Leaving This World Alone (Loneliness among the Elderly)
James A. Froude said, “We enter the world alone, we leave the world alone.” There is no feeling more horrible than the loneliness one feels in the unsettling quiet of an empty house. For many elderly, it seems that aging accompanies loneliness as children leave and spouses pass on. Though many children devote years of their lives to care for their elderly parents, others abandon them to solitude.
A French article translates to read, “Elderly people who are deprived of the warmth of human contact are at the risk of turning inward. For the very old, an atmosphere such as this can become psychologically catastrophic and lead to depressive syndromes such as extreme sadness, a desire to do nothing, sleep problems and even dementia.”
It is easier to care for our parents when their health is deteriorating, but what about those who retain their health well into their fifties or sixties? Just as a teenager becomes preoccupied with high school social life and can often forget about the family dinner or activity, adults can become preoccupied with their jobs and families of their own and neglect their elderly parents.
Even if your parent is healthy, they may not remain so when subject to consistent loneliness. Ask yourself: How many times have I given my mother a call this past month? How often have I visited my parents this past year? How long did I stay? Long enough to have a real conversation, enjoy a dinner, or take a walk through the park?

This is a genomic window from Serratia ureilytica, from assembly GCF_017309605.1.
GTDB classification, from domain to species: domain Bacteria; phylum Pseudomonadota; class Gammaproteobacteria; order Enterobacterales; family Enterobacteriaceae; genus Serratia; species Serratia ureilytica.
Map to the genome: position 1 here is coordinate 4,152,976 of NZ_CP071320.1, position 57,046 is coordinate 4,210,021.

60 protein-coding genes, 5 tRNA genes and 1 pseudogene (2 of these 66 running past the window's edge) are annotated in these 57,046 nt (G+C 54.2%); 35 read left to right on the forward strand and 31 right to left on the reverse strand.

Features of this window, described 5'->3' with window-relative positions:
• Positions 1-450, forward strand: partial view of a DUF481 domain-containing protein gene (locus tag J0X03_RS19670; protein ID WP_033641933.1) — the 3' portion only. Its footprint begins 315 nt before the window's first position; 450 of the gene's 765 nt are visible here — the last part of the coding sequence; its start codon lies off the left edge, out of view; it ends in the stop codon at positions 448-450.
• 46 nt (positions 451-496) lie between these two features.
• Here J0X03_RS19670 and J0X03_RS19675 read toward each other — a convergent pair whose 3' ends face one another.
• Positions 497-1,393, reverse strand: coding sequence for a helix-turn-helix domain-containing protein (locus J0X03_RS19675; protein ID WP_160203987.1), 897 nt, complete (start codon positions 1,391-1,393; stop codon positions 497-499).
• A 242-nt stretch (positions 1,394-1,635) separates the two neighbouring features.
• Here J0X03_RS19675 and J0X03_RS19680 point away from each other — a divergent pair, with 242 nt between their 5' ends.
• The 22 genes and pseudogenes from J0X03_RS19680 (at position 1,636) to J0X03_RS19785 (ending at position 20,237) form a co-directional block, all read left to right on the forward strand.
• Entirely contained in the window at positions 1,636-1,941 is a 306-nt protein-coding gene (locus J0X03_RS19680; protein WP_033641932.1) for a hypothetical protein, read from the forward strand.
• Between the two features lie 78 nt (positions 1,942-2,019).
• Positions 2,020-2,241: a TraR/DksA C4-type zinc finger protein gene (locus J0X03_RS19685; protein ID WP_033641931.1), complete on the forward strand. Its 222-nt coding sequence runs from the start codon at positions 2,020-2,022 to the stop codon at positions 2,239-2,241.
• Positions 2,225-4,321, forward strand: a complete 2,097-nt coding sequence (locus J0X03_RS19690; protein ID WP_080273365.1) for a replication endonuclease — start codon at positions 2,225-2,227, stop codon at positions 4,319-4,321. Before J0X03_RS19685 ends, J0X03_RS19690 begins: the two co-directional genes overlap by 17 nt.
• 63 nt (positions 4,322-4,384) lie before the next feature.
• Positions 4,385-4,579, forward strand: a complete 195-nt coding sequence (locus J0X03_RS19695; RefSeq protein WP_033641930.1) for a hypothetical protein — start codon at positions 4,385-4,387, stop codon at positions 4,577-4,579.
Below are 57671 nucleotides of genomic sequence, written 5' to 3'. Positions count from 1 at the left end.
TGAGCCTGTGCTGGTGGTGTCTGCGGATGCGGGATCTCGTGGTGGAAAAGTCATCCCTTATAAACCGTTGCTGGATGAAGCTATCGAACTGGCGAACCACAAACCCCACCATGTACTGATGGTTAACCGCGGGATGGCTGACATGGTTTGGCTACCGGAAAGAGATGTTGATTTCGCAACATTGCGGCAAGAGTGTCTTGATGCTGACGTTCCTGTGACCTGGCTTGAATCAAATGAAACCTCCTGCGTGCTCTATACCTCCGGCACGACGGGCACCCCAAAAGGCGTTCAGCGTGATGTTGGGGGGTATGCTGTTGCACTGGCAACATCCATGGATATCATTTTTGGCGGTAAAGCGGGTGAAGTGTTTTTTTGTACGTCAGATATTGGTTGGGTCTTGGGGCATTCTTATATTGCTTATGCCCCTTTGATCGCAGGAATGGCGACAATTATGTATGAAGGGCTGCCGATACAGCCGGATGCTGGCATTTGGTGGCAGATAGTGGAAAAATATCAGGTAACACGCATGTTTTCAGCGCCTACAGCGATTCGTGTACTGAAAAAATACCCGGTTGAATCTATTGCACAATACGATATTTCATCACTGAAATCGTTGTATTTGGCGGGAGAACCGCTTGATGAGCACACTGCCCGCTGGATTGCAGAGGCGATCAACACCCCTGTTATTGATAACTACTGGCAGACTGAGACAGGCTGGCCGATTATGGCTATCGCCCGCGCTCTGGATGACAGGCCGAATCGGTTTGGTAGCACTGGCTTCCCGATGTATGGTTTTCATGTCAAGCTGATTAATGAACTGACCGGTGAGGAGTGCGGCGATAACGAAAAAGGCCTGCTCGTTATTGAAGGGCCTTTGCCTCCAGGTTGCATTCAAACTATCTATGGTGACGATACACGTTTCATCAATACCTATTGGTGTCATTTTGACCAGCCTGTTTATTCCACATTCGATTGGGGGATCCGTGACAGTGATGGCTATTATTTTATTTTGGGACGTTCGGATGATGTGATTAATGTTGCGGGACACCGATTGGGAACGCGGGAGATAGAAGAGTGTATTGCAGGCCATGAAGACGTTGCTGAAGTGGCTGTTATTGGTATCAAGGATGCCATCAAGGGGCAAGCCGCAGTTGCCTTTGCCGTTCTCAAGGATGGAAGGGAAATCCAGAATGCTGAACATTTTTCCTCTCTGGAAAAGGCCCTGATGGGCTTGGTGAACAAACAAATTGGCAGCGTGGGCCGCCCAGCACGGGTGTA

On her blog, Judith Gelber spoke of her experience with loneliness in old age, “Among the side-effects of aging are loneliness and isolation. Friends and family die or move away. Whatever support system existed before seems in tatters. Life becomes a hard pill to swallow.”
The problem of loneliness in aging does not always fall on the children; sometimes the elderly bring loneliness upon themselves. “They’ve spent their lives looking after others as well as themselves. While they appreciate help, they still want to feel they are capable of taking care of themselves and running their own lives.” (Judith Gelber) Neighbors and others seeking to reach out are sometimes turned away for this very reason. The elderly have just as much right to keep their pride as the younger population does. Sometimes, though, the elderly can be a bit more stubborn. They’ve seen more of life, they’ve been more weathered by pains and hardships, and now they’re facing their last years alone.
Judith Gelber said, “The best help for the elderly is in the doing rather than the asking.” It’s true that some of the elderly may isolate themselves, but it does not mean that inside they are not reaching out for comfort and companionship. As Gelber said, many times actions do speak louder than words. If you are a nearby neighbor to an elderly person you could mow their lawn, shovel their walk, or bring over a warm, home-cooked meal. As a child you can simply pick up the phone and give your mother or father a call.
After everything so many of the elderly have contributed to our nation, our communities, and our families, we should give them the courtesy of friendship. There is no cure for loneliness but companionship and love. No one should have to leave this world alone.
Posted on March 20, 2012, in Elderly Emotions and tagged caring for a loved one, companionship, contacting your parents, death of a spouse, elderly parents, isolation, loneliness, loneliness among the elderly, parent-child relationship, sadness in aging, service to the elderly. Bookmark the permalink. 2 Comments.